my moms money

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Is my sister allowed to use my moms money in the bank to take care of her if she's already using all her S.S check every month? And how much is legal for her to use of the check every month.


I'm wondering why you are asking us, and not your sister? Is she using Mom's money to care for your mother's legitimate needs? Why should your mother not cover all of her own expenses? S.S. doesn't always amount to big income. Have you asked your sister for an accounting of how the money is being spent? That would be my first course of action. And she has an obligation to S.S. to annually submit a report for how Mom's money has been used. Are you helping with some of the Caregiving? Perhaps a little more understanding of your Mom's explicit needs will answer this question for you. By all means, if a parent has money in the bank, and has additional expenses, it should be used for her care. Unless, you had other plans for it??? What does your Mom say?
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As SS says, all of your mom's money is for her care. If you would feel better, you could ask your sister for an accounting of how she spends the money. Caring for an elder takes money, and those who don't do the actual work often aren't aware of this. Then, suspicion about the caregiver can arise.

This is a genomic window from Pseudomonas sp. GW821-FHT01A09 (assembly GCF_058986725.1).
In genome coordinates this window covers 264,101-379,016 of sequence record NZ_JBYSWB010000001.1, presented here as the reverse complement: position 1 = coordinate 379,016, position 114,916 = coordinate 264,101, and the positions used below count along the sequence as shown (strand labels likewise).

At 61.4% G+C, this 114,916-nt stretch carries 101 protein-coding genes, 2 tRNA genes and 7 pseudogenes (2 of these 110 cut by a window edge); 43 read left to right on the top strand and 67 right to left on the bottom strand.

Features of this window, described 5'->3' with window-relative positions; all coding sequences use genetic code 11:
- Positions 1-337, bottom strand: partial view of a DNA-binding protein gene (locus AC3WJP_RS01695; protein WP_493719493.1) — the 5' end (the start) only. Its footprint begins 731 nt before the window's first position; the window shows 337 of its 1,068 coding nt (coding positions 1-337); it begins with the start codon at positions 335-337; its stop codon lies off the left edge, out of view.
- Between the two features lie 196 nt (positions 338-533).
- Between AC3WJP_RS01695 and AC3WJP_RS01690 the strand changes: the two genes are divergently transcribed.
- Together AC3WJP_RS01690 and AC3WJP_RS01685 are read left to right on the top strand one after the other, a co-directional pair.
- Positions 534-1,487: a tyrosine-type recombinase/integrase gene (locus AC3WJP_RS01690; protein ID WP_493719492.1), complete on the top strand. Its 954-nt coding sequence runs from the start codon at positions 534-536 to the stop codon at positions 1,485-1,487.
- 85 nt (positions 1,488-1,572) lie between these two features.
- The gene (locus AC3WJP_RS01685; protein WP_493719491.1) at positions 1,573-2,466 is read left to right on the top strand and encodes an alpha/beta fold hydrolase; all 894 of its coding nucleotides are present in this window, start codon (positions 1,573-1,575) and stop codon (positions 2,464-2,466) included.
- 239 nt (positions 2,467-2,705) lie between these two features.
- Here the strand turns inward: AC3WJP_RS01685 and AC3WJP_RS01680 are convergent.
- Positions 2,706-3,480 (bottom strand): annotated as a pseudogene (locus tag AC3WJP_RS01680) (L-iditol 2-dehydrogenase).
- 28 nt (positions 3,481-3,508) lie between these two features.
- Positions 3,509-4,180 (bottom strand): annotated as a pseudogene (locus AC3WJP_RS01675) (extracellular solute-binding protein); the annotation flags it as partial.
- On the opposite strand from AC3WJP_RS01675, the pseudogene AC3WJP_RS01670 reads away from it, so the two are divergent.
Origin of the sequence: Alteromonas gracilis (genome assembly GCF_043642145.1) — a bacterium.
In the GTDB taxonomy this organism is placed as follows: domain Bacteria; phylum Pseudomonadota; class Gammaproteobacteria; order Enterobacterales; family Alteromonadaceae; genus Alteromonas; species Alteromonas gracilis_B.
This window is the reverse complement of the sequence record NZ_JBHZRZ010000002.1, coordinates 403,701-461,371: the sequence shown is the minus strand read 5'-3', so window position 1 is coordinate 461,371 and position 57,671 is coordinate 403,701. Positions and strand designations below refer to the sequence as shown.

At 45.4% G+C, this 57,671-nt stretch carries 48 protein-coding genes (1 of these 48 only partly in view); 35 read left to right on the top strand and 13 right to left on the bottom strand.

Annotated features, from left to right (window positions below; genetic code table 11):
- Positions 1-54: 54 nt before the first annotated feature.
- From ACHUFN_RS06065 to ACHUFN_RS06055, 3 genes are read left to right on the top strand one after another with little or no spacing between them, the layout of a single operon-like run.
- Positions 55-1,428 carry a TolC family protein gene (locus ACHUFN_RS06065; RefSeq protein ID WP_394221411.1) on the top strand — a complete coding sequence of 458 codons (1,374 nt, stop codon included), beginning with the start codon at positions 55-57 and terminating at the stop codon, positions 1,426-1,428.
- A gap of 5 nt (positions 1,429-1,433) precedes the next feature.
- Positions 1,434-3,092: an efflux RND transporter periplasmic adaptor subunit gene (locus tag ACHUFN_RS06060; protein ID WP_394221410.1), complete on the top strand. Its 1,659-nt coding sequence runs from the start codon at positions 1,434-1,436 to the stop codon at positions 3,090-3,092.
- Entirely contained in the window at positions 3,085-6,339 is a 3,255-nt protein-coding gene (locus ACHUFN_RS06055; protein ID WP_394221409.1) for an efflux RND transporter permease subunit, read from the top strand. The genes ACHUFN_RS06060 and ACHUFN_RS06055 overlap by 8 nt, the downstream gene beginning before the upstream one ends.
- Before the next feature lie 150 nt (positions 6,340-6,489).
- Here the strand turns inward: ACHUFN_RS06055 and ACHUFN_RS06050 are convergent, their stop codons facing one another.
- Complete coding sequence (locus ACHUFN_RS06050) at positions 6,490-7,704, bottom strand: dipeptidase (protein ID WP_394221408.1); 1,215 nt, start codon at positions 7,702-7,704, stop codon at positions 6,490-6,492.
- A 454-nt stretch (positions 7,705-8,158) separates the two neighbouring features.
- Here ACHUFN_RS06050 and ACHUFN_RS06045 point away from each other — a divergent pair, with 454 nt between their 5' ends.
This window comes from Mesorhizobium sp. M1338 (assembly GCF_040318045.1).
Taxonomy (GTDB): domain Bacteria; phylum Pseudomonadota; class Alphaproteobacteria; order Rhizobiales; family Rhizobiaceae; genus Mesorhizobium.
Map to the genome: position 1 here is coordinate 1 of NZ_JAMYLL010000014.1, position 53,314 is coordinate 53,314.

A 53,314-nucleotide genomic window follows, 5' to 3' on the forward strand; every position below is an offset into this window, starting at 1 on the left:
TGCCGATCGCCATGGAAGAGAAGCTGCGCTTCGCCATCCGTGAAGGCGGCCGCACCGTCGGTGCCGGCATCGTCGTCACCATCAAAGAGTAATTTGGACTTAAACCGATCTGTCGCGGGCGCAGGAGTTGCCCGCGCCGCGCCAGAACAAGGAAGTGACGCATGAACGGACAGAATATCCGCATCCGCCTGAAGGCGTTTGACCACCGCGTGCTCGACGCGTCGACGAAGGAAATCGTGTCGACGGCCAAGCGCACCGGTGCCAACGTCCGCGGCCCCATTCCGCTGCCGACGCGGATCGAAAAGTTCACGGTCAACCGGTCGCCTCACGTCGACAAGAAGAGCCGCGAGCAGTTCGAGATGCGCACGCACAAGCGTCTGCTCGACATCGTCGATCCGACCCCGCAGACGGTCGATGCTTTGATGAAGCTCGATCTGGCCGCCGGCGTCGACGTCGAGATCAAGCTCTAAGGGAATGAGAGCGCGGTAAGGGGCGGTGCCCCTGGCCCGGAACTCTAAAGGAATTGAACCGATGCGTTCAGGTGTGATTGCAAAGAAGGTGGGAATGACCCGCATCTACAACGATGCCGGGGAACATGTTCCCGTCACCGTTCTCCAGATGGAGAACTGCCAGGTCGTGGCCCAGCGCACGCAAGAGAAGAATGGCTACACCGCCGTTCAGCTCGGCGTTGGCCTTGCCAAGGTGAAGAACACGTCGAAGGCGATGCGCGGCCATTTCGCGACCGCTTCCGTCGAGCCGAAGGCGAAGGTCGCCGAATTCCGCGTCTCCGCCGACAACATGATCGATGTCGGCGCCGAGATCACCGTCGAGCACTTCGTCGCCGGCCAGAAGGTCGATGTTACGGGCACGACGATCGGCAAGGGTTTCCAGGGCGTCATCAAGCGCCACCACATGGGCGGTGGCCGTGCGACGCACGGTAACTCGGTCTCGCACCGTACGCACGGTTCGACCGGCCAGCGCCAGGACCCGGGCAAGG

I hope your sister is keeping good records and you can resolve this issue. Chances are very good that this money is being legitimately used, however if there is doubt, it poisons your relationship with your sibling, so getting everything out in the open is a good idea.

your moms money is for her care, however if your sister is not the durable power of attorney she should not be signing off mom's checking account. Also if mom is unable to handle her money your sister can get a letter from the doctor and become legal rep over mom by going to social security. She will have to go to the local social security office with legal papers so she is in full charge of mom. There are some question that they will ask and some paper work they will need. Your sisiter can also call the elder care in you area. There are special laws to protect the elderly from someone using there money with out legal doucments.patrica61
There seems to be a growing misconception in the US that parents who qualify for both Social Security and VA Benefits or Medicare have all their retirement and Long Term Care needs covered. If only that were the case! Sadly, many adult children are suddenly thrust into the caregiver role without any preparation or tools. So when the inevitable need for full time care arises, it creates a double catastrophe. First, it dispels any illusion that Mom /Pop had everything covered or that Uncle Sam will step in and take care of everything. Second, breeds contention among siblings who come to believe that somehow their parent has played favorites and they have been pushed out of the inner circle. I think SecretSister has asked jeredmo exactly the right question: Why are you asking us? But given the scant details provided by jeredomo, I would have requested more info before I attempted to give any advice here.
Jeredmo...does your sister have joint account? If she does she can withdraw the monies from the bank and sign, because usually if you are joint the check has both names, and she can sign. Otherwise the POA (Power of Attorney - legal) will allow her to withdraw and sign the checks as well.